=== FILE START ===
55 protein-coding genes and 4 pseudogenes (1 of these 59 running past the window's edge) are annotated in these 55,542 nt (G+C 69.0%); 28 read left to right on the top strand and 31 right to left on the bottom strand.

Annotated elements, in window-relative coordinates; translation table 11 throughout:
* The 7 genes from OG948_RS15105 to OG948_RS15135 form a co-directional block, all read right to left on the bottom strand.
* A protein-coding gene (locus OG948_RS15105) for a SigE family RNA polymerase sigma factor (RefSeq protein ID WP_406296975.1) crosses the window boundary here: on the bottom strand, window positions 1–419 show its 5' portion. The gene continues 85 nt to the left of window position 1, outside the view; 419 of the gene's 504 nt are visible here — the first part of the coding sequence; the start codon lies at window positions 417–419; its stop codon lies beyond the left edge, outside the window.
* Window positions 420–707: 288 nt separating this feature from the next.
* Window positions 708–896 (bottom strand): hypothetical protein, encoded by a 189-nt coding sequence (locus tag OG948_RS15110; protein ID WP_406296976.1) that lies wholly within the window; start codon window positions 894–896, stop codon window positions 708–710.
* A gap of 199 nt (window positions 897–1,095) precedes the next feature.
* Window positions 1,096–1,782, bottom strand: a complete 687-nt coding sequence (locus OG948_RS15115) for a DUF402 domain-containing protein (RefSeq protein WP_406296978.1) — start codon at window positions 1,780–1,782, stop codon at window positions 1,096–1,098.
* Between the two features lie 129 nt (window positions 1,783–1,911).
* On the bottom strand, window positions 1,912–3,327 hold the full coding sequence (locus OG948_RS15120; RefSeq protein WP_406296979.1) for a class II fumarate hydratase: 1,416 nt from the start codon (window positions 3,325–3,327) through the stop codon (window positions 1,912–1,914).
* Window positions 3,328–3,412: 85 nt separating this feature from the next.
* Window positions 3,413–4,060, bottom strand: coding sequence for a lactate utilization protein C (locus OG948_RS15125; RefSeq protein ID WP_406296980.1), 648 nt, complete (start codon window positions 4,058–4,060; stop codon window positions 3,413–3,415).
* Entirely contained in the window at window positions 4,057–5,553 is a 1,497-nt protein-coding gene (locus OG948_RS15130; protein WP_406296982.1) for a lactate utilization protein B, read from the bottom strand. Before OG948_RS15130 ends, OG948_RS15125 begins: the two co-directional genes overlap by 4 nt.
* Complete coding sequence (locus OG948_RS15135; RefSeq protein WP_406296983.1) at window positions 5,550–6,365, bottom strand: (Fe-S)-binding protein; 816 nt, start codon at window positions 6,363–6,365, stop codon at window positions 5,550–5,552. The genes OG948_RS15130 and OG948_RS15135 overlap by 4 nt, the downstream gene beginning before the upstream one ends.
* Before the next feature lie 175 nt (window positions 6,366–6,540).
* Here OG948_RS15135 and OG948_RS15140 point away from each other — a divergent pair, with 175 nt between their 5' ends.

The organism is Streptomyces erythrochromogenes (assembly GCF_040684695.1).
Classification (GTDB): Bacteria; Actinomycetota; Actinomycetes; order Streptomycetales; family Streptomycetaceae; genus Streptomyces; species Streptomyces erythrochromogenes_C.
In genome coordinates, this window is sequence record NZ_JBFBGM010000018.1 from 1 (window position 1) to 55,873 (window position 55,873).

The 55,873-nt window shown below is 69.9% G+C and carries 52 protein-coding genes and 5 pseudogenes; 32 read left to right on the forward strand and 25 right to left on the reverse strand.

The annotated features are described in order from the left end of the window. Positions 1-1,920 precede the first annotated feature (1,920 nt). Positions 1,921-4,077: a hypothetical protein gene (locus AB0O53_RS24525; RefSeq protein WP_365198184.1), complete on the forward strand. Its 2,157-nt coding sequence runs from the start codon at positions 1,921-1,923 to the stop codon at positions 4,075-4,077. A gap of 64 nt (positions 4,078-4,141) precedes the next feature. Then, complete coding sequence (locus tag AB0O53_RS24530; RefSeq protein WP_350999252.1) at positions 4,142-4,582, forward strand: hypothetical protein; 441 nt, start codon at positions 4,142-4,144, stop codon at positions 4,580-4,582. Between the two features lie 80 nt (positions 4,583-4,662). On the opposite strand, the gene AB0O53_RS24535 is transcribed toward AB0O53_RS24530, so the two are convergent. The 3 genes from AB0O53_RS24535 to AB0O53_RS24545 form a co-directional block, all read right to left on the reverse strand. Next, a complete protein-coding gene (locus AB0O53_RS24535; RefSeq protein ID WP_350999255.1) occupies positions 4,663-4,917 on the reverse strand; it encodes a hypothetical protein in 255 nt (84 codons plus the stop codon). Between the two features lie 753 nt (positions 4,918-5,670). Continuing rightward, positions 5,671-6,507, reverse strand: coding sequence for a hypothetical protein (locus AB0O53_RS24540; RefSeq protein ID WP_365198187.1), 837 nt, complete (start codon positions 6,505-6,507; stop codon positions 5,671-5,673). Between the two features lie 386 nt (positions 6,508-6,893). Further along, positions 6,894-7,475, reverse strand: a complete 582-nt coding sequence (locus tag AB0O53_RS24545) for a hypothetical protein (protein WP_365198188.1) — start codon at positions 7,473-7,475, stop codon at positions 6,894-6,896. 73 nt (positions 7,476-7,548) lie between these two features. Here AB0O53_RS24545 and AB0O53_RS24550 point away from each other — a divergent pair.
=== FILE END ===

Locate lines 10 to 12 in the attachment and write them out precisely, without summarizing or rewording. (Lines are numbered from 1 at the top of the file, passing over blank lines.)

* On the bottom strand, window positions 1,912–3,327 hold the full coding sequence (locus OG948_RS15120; RefSeq protein WP_406296979.1) for a class II fumarate hydratase: 1,416 nt from the start codon (window positions 3,325–3,327) through the stop codon (window positions 1,912–1,914).
* Window positions 3,328–3,412: 85 nt separating this feature from the next.
* Window positions 3,413–4,060, bottom strand: coding sequence for a lactate utilization protein C (locus OG948_RS15125; RefSeq protein ID WP_406296980.1), 648 nt, complete (start codon window positions 4,058–4,060; stop codon window positions 3,413–3,415).